From working on some of my other sound installations, I knew that the use of sound was an effective way of comprehending large data sets, and in a more-or-less effortless way. For my gr0w installation (in 2007), for example, I had used sound to recognize patterns in DNA and amino acid sequences. In this case, the genetic material I was drawing from was huge and could not be looked at easily on paper or screen (as there was so much of it). Instead, I found by transforming the information into sound, I was able to easily hear repetitions, inversions, and similar patterns in the genetic code.

In like manner, I used sound in my 2014 astronomical installation aroundNorth. I was able to sonically zoom in and out of the installation’s view of the near-universe to appreciate a variety of stellar data without having to reduce my “field-of-view” (unless I wanted to). With a telescope, for example, you zoom into just one star or a particular cluster of stars. But by using sonic parameters to map the near universe, I could listen to whatever range of characteristics I wanted, and at whatever distance or observable angle. So from experiences such as these, I knew that by applying some simple sonification techniques, I would be able to hopefully appreciate at least some of the general flow of data being reported for this new strain of the coronavirus, and I started collating my data.

In any case, as a sound artist, I am always asking, “Well, what would that sound like if it was expressed as audio?” So it was quite natural for me to approach this situation sonically. I especially have an interest in sounds that have some sort of story behind them or carry some sort of layered meaning. So I was intrigued to experiment with applying sonic parameters to the reported data.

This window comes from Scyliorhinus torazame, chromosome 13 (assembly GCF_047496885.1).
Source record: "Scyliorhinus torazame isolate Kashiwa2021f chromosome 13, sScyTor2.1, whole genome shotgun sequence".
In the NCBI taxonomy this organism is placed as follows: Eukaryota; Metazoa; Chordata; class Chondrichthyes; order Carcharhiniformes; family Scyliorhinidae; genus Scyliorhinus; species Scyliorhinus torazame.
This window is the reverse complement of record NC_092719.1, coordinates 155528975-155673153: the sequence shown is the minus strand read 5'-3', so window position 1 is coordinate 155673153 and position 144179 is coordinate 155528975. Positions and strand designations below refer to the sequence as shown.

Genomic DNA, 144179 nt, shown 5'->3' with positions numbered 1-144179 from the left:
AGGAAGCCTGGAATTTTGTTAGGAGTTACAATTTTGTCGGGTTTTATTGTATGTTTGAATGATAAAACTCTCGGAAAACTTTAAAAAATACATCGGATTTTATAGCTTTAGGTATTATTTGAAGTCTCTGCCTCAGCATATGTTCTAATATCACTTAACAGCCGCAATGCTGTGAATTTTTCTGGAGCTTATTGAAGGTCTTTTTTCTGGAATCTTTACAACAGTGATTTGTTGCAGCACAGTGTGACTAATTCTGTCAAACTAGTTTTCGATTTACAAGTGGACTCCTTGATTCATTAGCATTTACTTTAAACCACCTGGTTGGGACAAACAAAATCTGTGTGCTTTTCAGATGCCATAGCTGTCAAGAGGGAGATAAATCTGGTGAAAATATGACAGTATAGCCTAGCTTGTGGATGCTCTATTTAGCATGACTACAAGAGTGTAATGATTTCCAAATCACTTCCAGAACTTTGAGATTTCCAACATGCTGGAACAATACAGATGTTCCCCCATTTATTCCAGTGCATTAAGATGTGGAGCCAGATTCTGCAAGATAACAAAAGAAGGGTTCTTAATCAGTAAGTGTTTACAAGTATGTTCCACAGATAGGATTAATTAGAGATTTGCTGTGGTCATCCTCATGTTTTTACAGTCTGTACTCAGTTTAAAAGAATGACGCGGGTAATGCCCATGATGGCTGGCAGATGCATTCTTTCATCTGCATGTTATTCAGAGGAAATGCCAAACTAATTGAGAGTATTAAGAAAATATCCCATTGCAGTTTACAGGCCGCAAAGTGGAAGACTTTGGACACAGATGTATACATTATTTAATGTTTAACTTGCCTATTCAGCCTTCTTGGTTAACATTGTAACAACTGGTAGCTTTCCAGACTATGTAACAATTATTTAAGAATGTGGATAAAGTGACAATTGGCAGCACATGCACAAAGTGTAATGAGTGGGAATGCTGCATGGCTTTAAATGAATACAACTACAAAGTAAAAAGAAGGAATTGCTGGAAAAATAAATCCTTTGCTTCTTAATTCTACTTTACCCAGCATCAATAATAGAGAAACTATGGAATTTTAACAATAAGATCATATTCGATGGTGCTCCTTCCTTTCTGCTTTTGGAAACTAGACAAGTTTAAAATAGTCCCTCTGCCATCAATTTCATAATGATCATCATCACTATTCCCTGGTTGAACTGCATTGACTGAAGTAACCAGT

“I especially have an interest in sounds that have some sort of story behind them or carry some sort of layered meaning.”

Robert Jarvis

How did you decide which note to assign each of the 19 countries’ COVID-19 data? Did you consider adding more countries as the disease spread?

By the time I started creating my sonification in mid-March, there were over 200 countries/territories reporting cases of COVID-19 infection. So too many really to represent in one piece of audio in an intelligible way. Therefore, I decided to work with a small group of the earliest countries to be affected, starting with China. For obvious reasons, I chose 19 and decided to include Thailand, Japan, South Korea, U.S.A., Singapore, France, Malaysia, Germany, Italy, Sweden, U.K., Iran, Spain, Switzerland, Austria, Norway, Netherlands, and Belgium (in that order, as that was the chronological sequence in which they began reporting cases).

In terms of what notes were assigned to each country, I decided to give them pitches that corresponded to the natural harmonic series, as related to that first “C” that I assigned to China. I had assigned China a 66Hz sine wave, and so the next country (Thailand) was assigned a sine wave twice that frequency (132Hz), the third country a pitch three times higher (198Hz), and so on… and right up to the nineteenth country whose pitch was 19 times higher (1254Hz). What this means, in terms of listening to SonoraV19, is that the countries that first reported COVID-19 have the lowest notes. And consequently, the higher the pitch of the tone heard, the later that represented country began reporting its active cases.

Screenshot from control panel of SonoraV19 showing countries, data, and harmonics.
SonoraV19 (2020) by Robert Jarvis, sonora control, screenshot of Kyma 7+ software by Symbolic Sound